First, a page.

Oct 25, 2009; Charlotte, NC, USA; Buffalo Bills quarterback Ryan Fitzpatrick (14) scrambles as Demetrius Bell (77) blocks Carolina Panthers defensive end Tyler Brayton (96) in the Bills 20-9 victory against the Panthers at Bank of America Stadium. Mandatory Credit: Bob Donnan-US PRESSWIRE

Fixing the Falcons O-Line in Free Agency

Recently I posted on here that the Falcons needed to seriously revamp their offensive and defensive lines this off-season. There are numerous targets in free agency, and just as many options in the draft. As has been duly noted by Jamie Kelly in his post about the Julio Jones draft day trade, we are missing a lot of draft picks as a result. It makes it more critical to spend money in free agency, or to really hit on the players who we do draft.

Today I’m going to spend my time focusing on how to fix the offensive line. Everyone who watched this Atlanta Falcons team noticed this offensive line did not resemble the 2010 line that was a finalist for the 2011 Madden Most Valuable Protector Award. Big holes appeared at Right Guard with the departure of Harvey Dahl, and Left Tackle with Sam Baker being exposed as unfit to play. In my article about a week ago, I was highly critical of the recent Falcons draft process and the lack of high draft picks that were used on offensive and defensive linemen. After much further research, I think we might be better prepared at one position than I previously thought. The other position, I believe will be addressed in free agency.

I looked back at the Falcons draft history over the past four years, and noticed there were several draft picks used on the offensive line. The 2007 draft produced 2nd round pick left guard Justin Blalock, who has been a tremendous success story. 2008 was thin, as Sam Baker was taken, and has been a huge bust since we traded up to draft him. 2009 produced Garrett Reynolds who played Tackle at North Carolina, but has been transitioned to play guard for this Falcons team. He has not performed tremendously, but there is still the possibility that he can be successful.

The interesting part comes in the 2010 and 2011 drafts. Picks were invested in players who has a great shot at winning a starting position at right guard, and keeping it for a considerable amount of time. Mike Johnson and Joe Hawley were drafted in the 3rd and 4th rounds respectively in 2010. I still believe that with a full off-season and another year to bulk up and get with the first team offense, Hawley can replace McClure at center for the future. Mike Johnson was a starter on a national championship team at Alabama, so there is no doubt he can compete with elite competition. However, he was concussed last year and didn’t see the playing field. He can definitely contend for a starting job and will certainly be a good serviceable backup if he does not win the starting job.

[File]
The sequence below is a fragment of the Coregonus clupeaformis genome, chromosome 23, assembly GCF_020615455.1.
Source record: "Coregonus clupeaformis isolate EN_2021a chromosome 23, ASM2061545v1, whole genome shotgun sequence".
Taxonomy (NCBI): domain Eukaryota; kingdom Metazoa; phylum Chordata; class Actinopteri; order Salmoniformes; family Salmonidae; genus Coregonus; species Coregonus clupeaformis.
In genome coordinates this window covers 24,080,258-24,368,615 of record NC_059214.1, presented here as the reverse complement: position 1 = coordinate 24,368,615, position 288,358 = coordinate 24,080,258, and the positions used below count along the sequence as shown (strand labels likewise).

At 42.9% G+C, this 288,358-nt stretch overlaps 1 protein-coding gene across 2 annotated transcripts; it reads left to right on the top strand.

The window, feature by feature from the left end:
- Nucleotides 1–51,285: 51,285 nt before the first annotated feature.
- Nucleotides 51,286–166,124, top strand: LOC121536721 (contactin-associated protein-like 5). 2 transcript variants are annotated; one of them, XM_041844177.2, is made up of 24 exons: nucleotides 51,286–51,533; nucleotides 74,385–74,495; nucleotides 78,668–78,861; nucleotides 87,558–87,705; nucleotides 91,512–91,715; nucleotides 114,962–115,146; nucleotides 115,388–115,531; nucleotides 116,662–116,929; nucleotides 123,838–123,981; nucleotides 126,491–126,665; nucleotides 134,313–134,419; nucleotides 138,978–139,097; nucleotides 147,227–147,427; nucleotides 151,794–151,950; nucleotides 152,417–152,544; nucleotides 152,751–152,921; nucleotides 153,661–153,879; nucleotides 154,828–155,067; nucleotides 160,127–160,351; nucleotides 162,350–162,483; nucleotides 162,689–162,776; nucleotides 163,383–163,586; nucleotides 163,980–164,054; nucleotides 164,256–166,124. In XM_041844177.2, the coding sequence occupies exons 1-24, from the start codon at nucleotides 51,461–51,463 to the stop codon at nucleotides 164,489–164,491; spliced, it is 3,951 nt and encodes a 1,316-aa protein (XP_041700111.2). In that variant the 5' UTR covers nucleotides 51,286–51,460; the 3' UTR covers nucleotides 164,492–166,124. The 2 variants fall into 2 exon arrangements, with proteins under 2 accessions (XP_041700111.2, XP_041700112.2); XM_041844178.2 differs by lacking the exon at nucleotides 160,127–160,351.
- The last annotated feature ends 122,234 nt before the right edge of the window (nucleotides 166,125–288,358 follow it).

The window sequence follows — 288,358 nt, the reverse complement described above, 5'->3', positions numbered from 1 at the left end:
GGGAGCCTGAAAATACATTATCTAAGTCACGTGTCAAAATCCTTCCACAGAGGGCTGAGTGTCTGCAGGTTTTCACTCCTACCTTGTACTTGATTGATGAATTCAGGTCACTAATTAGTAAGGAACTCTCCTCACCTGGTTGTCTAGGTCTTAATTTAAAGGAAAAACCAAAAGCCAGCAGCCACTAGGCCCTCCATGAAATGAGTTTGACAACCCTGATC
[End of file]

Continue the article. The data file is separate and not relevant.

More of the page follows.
2011 produced Andrew Jackson, a guard from Fresno State, who people were very high on after the draft. An article published by the Official Falcons Website (not known as unbiased, but reputable) said that several respected sources have called him a “steal” in that draft. He possesses great size and strength, and could be an ideal fit for the future if all the other pieces that have been drafted don’t pan out. He could be a number one option going into training camp. Who knows? The point of all this discussion is that there are four very good options of players who could play the right guard position given a full off-season, OTA’s and training camp.

Given all of these options, I don’t think the guard position needs to be addressed in free agency, as numerous picks have been invested in the position. It would be great to get Carl Nicks as it would not only benefit us, but would detract from the Saints protection. That would be ideal, but the huge cap number that Nicks would doubtless demand is probably not responsible given the number of players who could end up playing RG that are prospects.

So with significant cap room available for the 2012 season (I estimate around $24 million) who should the Falcon invest in from a free agent standpoint? Besides a pass rushing defensive end, assuming one is available, I think left tackle needs to be addressed. While Will Svitek did a good job filling in while the Falcons were in a pinch, he is clearly not a long term option, as he gave up way too much pressure over the course of the season. Another LT needs to be added, and a really good one will not be available when Atlanta is on the board in round 2.

So who are some of the free agent options? According to a source I personally respect very much, walterfootball.com, there a many to be had, but not a whole lot who would fit the profile that the Falcons want to protect Matt Ryan’s blindside. The target I think would be the biggest benefit for the Falcons is Demetrius Bell, a LT from Buffalo, who will be a free agent in March. He has an injury risk, as he missed nine games last season, but when he played his impact was apparent. He was a major part in the Bills early season success, but when he went down with a shoulder injury, the Bill’s pass protection went downhill fast. According to reports, is very good in pass protection, and even better against the run. He is tremendously talented, and if he had no injury issues, he would demand huge money. Given the injury history, his value across the league will be diminished. Regardless of injuries, the Falcons should target him to start at LT. If he is injured, we have a well known commodity in Svitek to back him up. I would value him at about $4 million against the cap in this market, and that is well within our price range. The injury risk will always lurk, but even with his injury risks he is worth everything he will demand in the FA market. When free agency opens, it would be wise for the Falcons to go after Bell. Keeping Matt Ryan upright is a necessity.

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